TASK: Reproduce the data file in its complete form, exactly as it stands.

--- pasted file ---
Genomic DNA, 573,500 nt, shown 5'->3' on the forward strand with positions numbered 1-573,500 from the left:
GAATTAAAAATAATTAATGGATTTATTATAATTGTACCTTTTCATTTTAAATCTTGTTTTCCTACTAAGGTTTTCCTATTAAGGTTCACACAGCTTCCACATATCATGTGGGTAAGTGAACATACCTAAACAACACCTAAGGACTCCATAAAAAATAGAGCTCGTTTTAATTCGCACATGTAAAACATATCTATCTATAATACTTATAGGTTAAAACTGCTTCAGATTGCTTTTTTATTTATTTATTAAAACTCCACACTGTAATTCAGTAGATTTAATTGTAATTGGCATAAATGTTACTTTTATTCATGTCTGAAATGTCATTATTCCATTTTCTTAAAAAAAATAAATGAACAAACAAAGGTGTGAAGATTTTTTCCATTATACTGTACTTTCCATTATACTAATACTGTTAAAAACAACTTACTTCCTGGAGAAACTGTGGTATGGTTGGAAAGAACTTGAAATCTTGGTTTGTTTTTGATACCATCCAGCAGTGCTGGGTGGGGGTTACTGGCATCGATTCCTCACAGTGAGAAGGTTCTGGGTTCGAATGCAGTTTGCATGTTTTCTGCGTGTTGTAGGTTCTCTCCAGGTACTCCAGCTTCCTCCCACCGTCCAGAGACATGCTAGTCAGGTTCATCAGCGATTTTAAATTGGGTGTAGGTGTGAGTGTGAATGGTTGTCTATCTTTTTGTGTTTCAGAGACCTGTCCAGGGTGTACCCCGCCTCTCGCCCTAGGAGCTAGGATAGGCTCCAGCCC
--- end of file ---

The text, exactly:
Genomic DNA, 573,500 nt, shown 5'->3' on the forward strand with positions numbered 1-573,500 from the left:
GAATTAAAAATAATTAATGGATTTATTATAATTGTACCTTTTCATTTTAAATCTTGTTTTCCTACTAAGGTTTTCCTATTAAGGTTCACACAGCTTCCACATATCATGTGGGTAAGTGAACATACCTAAACAACACCTAAGGACTCCATAAAAAATAGAGCTCGTTTTAATTCGCACATGTAAAACATATCTATCTATAATACTTATAGGTTAAAACTGCTTCAGATTGCTTTTTTATTTATTTATTAAAACTCCACACTGTAATTCAGTAGATTTAATTGTAATTGGCATAAATGTTACTTTTATTCATGTCTGAAATGTCATTATTCCATTTTCTTAAAAAAAATAAATGAACAAACAAAGGTGTGAAGATTTTTTCCATTATACTGTACTTTCCATTATACTAATACTGTTAAAAACAACTTACTTCCTGGAGAAACTGTGGTATGGTTGGAAAGAACTTGAAATCTTGGTTTGTTTTTGATACCATCCAGCAGTGCTGGGTGGGGGTTACTGGCATCGATTCCTCACAGTGAGAAGGTTCTGGGTTCGAATGCAGTTTGCATGTTTTCTGCGTGTTGTAGGTTCTCTCCAGGTACTCCAGCTTCCTCCCACCGTCCAGAGACATGCTAGTCAGGTTCATCAGCGATTTTAAATTGGGTGTAGGTGTGAGTGTGAATGGTTGTCTATCTTTTTGTGTTTCAGAGACCTGTCCAGGGTGTACCCCGCCTCTCGCCCTAGGAGCTAGGATAGGCTCCAGCCC